Seed soaking is a method of preparing seeds, specifically those with hard outer shells, for planting. Seeds that need to be soaked are usually wrinkled on the outside, such as peas, fenugreek (Trigonella foenum-graecum), and fennel (Foeniculum vulgare). That wrinkling happens as the seeds dehydrate, which keeps them free from rot and safe for storage. The seed’s hard outer shell needs to be rehydrated for it to sprout and the radicle (embryonic root) to break free from the seed casing, which allows it to find nutrients in the soil (Britannica, n.d.).
A Little Bit About Seeds
Seeds are one of the most fascinating things in the plant world. They contain so much potential and are still patient and wise enough to wait for the exact right moment to emerge. Some seeds need to be put through the fire, others freezing winters, and still some need to experience the cycle of seasons for years before they are ready to sprout.
Inside the seed is a miniature version of the plant, called the embryo. The embryo knows what to do as it unfurls itself and moves from seed to seedling. The seedling is equipped with enough energy (in the form of carbohydrates, fats, or a combination of the two) to sustain its growth until it can establish itself as a self-sustaining organism (Bewley, 1997).
Reintroduction of moisture to dehydrated seed activates the metabolic processes that are halted during dehydration (Bewley, 1997). Essentially, soaking seeds gives thick-coated seeds a jump start on the germination process.
Seed Soaking Tips
To soak seeds, place them in a bowl, and add enough water to cover the seeds. There is much debate on whether to use warm or hot water, but water straight from the tap works fine with less work. Soak your seeds at least overnight, and not more than 24 hours.
Soaking seeds for too long can cause them to deteriorate. Underwater for too long, cut off from oxygen, they won’t be able to breathe and can suffocate (Normandeau, 2014). Changing the water the seeds are soaking in can help to eliminate germination inhibitors and replenish oxygen (Luna et al., 2014).
You can see a shift in the seed coating as the seeds rehydrate—wrinkles will lessen and the seed should plump up a bit. Give the seeds a rinse before planting them. Seeds are ready to get into some soil and complete their germination process as soon as the water bath breaks dormancy, signaling that it is safe to sprout. Plant the seeds shortly after taking them out of their bath.
You’ll want to be able to get outside and get those seeds in the ground after they soak, so plan seed soaking around your availability and weather that will be reasonable to work in, for you and the soil condition. Sunny days are a joy in the garden. A little moisture in the air and soil can improve soil contact with the seed, but rainy days can be a deterrent to getting outside. Although getting your hands dirty is one of the joys of gardening, messing about in the beds when it’s too muddy, wet, or saturated is a good way to lose a garden clog and compact your soil. A nice clear dry day when the soil is not too wet, with rain following shortly after you plant is ideal. Most importantly get out and do it!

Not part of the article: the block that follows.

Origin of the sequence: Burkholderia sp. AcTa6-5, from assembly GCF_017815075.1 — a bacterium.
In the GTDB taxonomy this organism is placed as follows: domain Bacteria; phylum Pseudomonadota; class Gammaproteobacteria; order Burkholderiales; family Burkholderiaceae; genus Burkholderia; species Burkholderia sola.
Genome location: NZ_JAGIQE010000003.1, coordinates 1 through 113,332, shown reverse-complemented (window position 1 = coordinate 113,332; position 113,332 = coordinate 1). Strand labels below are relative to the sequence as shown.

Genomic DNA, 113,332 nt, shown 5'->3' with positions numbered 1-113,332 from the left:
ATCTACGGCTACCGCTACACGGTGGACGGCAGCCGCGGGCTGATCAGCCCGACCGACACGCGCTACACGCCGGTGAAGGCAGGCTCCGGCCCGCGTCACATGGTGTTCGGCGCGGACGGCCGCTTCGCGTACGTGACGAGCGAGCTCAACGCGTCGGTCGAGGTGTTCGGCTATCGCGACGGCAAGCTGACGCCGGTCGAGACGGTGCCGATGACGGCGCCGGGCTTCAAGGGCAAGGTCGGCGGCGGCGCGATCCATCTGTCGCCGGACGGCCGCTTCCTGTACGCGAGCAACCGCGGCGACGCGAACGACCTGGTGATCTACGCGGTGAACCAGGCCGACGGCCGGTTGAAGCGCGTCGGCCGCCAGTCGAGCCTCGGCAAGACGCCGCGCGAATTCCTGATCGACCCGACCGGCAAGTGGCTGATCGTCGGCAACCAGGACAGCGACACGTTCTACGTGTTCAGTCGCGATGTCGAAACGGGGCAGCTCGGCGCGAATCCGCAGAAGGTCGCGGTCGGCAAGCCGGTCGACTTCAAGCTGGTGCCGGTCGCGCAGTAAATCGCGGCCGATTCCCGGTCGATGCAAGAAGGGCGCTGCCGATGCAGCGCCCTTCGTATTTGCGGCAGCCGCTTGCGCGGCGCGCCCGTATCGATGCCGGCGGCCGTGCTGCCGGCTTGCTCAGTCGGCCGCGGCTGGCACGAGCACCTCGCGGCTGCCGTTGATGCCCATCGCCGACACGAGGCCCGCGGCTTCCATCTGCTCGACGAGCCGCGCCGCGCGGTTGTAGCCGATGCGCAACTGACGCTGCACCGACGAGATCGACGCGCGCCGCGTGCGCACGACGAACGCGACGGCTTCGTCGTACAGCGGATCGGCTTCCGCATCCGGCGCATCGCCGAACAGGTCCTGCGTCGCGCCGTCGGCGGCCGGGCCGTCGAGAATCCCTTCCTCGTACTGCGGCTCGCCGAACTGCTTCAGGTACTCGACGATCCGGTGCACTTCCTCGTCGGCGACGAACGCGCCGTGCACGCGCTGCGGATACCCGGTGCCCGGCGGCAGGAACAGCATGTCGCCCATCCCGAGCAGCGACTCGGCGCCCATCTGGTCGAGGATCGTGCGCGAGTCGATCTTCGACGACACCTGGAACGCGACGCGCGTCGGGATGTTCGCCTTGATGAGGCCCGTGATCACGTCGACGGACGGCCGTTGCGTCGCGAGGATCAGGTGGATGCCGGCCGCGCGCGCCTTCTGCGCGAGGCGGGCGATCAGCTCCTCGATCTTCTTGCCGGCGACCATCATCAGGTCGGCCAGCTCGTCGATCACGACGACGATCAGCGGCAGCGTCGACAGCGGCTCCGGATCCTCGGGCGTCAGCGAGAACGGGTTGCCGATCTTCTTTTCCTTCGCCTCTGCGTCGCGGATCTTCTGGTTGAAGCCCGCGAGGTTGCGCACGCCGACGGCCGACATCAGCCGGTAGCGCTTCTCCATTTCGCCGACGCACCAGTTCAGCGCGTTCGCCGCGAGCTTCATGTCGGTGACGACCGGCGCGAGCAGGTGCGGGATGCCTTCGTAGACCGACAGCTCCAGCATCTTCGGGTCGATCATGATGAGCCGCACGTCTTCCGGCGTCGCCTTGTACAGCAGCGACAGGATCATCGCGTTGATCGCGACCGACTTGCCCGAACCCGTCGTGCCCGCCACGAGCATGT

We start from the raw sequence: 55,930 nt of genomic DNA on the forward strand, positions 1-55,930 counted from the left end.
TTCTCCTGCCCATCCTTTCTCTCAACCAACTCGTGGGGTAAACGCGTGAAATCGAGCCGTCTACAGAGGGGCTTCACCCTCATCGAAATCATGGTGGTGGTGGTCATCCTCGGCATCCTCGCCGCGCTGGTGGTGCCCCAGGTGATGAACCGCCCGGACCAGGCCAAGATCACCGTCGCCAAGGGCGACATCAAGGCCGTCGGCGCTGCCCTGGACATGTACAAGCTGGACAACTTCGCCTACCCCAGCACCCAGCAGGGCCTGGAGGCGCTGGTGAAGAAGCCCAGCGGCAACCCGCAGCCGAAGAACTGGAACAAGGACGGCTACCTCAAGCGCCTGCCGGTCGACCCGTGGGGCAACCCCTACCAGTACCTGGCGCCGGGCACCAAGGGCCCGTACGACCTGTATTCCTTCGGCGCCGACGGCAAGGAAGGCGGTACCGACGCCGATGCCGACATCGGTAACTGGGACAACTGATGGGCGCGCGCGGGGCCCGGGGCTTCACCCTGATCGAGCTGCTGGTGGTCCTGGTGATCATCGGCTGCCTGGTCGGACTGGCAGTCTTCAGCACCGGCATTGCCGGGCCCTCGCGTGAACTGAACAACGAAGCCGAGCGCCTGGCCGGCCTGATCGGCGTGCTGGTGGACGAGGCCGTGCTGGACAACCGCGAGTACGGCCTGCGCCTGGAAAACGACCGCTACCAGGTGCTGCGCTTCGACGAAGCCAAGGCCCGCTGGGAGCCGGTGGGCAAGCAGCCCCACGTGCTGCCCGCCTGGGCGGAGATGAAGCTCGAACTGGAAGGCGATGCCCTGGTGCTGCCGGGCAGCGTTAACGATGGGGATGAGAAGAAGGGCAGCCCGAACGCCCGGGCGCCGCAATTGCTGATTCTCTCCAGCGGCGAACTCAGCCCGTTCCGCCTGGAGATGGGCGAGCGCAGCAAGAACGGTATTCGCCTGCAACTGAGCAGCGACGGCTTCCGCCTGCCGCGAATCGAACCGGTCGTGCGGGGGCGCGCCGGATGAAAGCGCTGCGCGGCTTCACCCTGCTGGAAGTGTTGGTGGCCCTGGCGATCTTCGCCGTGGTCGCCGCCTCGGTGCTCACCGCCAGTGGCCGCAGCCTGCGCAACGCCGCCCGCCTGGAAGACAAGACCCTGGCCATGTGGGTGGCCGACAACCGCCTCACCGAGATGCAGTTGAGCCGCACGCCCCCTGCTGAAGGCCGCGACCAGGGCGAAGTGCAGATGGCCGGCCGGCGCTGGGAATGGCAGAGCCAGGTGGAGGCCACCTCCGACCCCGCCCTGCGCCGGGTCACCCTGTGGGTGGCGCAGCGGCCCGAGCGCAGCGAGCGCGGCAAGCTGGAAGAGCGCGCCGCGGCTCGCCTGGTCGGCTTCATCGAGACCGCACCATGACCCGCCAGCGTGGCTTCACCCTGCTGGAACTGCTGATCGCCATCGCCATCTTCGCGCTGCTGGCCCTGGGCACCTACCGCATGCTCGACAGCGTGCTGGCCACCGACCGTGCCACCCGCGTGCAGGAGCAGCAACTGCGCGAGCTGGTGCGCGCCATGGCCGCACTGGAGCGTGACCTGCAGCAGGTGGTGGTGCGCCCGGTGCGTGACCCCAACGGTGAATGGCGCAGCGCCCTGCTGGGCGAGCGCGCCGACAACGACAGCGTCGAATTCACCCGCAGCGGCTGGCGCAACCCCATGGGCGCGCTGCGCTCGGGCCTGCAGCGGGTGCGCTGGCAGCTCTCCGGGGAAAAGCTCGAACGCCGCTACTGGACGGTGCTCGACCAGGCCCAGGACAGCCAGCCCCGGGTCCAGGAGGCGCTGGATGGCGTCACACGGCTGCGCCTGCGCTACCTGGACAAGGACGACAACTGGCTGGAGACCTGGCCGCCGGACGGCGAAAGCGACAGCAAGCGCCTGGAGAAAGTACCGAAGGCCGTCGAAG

If you are starting these seeds indoors, then make sure you have some time set aside the day after seed soaking to plant them in flats near a sunny source.
What Kind of Seeds to Soak
Seeds with thicker coatings that look a bit shriveled in their dehydrated state are perfect candidates for soaking. Smaller seeds clump together, become more difficult to handle for planting, and generally don’t need the extra help (Vinje, n.d.). Below is a list of some herbal allies that benefit from a nice soak.
Astragalus (Astragalus membranaceus)
Chasteberry (Vitex agnus-castus)
Cramp bark (Viburnum opulus)
Eleuthero (Eleutherococcus senticosus)
Licorice (Glycyrrhiza glabra)
Nasturtium (Tropaeolum spp.)
Parsley (Petroselinum spp.)
Passionflower (Passiflora incarnata)
(List compiled from Hartung, 2011; Strictly Medicinal Seeds, n.d.; and Vinje, n.d.)
Plants have individual needs, just like people, and understanding those needs helps you to be in relationship with them. Understanding your plants’ needs starts at the beginning, with the germination process. By getting to know your plants in this early stage you’ll give them the best chances for growing up to be strong, self-sustaining beings.
For more helpful tips about starting seeds, see:
Starting Your Own Seeds? Time for Cold Stratification!
Seed Scarification: What Herb Gardeners Need to Know
Easy Seed-Starting Guide
5 Steps to Starting Seeds
Bewley, J. D. (1997). Seed germination and dormancy. The Plant Cell, 9, 1055-1066. https://www.ncbi.nlm.nih.gov/pmc/articles/PMC156979/pdf/091055.pdf
Britannica. (n.d.) Radicle: Plant anatomy [Online Encyclopedia]. Retrieved from https://www.britannica.com/science/radicle
Normandeau, S. (2014). Prepare your seeds for a plentiful harvest [Blog POST]. Farmers Almanac. Retrieved from https://www.farmersalmanac.com/prepare-your-seeds-for-a-plentiful-harvest-18419#:~:text=If%20the%20seed%20coats%20are,seeds%20with%20water%20before%20sowing
Hartung, T. (2011). Homegrown herbs: A complete guide to growing, using, and enjoying more than 100 herbs. North Adams, MA: Storey Publishing
Luna, T., Wilkinson, K. M., & Dumroese, R. K. (2014) Tropical nursery manual: A guide to starting and operating a nursery for native and traditional plants. Washington, DC: United States Department of Agriculture.
Strictly Medicinal Seeds. (n.d.). Medicinal herb seeds [Online store]. Retrieved from https://strictlymedicinalseeds.com/medicinal-herb-seeds/
Vinje, E. (n.d.). Soak seeds before planting [Research Center]. Planet Natural. Retrieved from https://www.planetnatural.com/soak-seeds/